So I lay there in the street, staring at the sky and hoping that Jesus was going to appear and just take me on home to glory, but my scooter, a real go-getter by nature, went another 20 feet before falling on its sword out of respect to its felled rider. By this time a crowd of thirty or so people had gathered. No one offered to help me get up or even checked to see if I could. The kite owner was so overwrought by my near demise that he stood calmly aside, slowly wrapping up his kite twine, no doubt checking it for blood stains that could impede future flights. This is the only time in my life that I’ve ever considered throwing something at a teenager. Like my scooter.

One man finally broke the code of silence and picked up my bike and rolled it over to me. At this point I knew my bones were still intact, but my pride lay shattered in pieces that even an atom couldn’t see.

I drove home more slowly than usual. I stood in front of one of the few mirrors in my house and surveyed the burn marks across my face and throat. I have to say, it’s one of the most painful sandwiches I’ve ever made.

Why Build Less When You Can Biltmore?

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Just another one of my options for places to rent

Just another one of my options for places to rent

“So did you ladies see the bear?” The grey-headed shuttle driver peered at us in his overhead mirror.

“Bear?” I said. “We could have seen bears?”

“You just came down from parking lot A6, didn’t you?” I nodded. “Well, half the security guys are headed that way because of a bear sighting.”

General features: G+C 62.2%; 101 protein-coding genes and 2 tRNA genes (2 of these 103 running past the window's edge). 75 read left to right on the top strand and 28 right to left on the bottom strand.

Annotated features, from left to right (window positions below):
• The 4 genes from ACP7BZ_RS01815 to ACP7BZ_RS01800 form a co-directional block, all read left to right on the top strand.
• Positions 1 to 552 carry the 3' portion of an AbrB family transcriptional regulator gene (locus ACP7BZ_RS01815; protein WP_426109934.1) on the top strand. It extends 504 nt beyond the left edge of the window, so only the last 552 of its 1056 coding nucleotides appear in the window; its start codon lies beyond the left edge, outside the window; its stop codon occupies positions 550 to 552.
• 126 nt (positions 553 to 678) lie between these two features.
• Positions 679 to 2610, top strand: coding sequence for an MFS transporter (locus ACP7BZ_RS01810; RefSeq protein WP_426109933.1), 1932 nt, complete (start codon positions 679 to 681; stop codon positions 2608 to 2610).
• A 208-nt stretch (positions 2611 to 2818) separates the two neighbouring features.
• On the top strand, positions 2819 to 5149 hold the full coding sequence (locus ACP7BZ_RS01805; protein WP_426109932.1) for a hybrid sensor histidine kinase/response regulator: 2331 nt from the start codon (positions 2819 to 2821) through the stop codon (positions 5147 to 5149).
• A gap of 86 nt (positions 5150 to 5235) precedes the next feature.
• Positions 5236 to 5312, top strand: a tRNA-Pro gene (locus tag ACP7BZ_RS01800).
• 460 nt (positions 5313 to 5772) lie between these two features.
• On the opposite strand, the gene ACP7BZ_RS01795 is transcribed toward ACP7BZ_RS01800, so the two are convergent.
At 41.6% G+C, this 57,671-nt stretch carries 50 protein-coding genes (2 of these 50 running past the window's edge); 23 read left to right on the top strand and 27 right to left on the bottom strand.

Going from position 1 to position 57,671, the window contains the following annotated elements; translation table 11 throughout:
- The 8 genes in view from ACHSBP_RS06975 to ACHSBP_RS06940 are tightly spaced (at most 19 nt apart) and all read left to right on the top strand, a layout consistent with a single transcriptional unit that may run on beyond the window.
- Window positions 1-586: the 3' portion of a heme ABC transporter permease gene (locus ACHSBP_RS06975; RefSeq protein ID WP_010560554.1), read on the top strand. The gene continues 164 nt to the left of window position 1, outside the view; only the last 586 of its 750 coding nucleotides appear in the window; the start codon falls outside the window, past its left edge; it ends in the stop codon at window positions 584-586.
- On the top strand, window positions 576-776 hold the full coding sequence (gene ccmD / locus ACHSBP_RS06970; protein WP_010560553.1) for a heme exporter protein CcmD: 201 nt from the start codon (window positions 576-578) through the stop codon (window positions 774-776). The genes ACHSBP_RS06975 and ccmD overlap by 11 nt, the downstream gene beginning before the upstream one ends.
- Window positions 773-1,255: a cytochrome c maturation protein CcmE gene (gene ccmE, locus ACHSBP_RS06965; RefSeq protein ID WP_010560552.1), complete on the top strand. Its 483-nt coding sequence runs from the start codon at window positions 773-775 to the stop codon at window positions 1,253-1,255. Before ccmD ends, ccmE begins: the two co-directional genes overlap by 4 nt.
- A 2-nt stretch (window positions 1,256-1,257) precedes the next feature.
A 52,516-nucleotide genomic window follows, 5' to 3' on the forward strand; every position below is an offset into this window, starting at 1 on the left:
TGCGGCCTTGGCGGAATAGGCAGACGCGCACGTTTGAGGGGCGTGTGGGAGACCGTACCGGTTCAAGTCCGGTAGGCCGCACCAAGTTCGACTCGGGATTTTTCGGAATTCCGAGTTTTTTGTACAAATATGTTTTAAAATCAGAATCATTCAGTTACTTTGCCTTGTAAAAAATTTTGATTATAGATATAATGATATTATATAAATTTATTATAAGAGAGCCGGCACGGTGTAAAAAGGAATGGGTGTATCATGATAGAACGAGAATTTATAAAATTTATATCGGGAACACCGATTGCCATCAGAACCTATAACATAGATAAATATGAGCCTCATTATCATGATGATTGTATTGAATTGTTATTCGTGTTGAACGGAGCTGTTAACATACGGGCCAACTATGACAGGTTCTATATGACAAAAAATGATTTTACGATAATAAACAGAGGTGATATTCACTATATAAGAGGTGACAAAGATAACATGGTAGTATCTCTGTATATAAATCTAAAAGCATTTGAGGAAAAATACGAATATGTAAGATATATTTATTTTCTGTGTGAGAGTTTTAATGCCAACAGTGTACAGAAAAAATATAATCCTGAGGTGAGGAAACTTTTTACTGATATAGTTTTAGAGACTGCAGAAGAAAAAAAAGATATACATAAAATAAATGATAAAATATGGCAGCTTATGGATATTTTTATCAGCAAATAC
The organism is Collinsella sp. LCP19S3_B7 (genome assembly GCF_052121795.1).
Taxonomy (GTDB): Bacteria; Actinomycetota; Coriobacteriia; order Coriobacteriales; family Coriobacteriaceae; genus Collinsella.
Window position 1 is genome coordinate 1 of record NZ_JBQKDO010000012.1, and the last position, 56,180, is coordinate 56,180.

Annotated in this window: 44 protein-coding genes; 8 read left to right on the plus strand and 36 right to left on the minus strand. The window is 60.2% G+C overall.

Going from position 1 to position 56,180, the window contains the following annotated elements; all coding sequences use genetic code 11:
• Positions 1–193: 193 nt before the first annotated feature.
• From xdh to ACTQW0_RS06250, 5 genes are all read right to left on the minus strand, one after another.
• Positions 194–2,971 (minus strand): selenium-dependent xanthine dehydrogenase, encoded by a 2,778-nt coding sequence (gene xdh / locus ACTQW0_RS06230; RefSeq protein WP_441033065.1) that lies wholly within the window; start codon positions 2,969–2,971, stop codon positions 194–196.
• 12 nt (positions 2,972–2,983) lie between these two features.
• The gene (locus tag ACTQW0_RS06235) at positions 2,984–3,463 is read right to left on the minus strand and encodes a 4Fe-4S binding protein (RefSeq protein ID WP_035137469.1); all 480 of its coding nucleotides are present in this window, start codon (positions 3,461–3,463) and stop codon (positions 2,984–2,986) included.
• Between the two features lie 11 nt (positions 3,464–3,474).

I looked at Mom. “I wonder how much the tickets cost that included the bears?”

“Whatever they cost,” she said, settling her purse in her lap, “I’m glad we didn’t get those.”

After touring such opulent establishments in France last year such as Chenonceau and Villandry, I knew that no trip to Asheville would be complete without a perusal of the Biltmore Estate.

The shuttle twisted and turned as it made its way to the grand house, and all the while the driver spouted interesting details about the history of the estate. “Forty-three bathrooms, ladies. That’s how many are in the house, but you can’t use a single one of them. You’ll have to make the trek back outside if you need facilities.”

No bears and now no bathrooms? What kind of scam were they running in this joint? Fifty bucks couldn’t even get you a decent potty break? And how cruel to show someone indoor plumbing and then tell her to hoof it back down four flights of stairs. Thank goodness we didn’t have a toddler with us. They have a bladder the size of a pistachio and it’s extremely vulnerable to the power of suggestion.

The inside of the home was lavishly decorated, but at times the lighting made it hard to see certain pieces. This was of little consequence to me; but for Mom, whose love of antiques has burrowed so deeply into the marrow of her bones that she bleeds mahogany wood stain, the visual handicap was borderline criminal. She stood over one piece in particular, squinting at the intricate wood design, murmuring, “I wish I’d brought a flashlight.”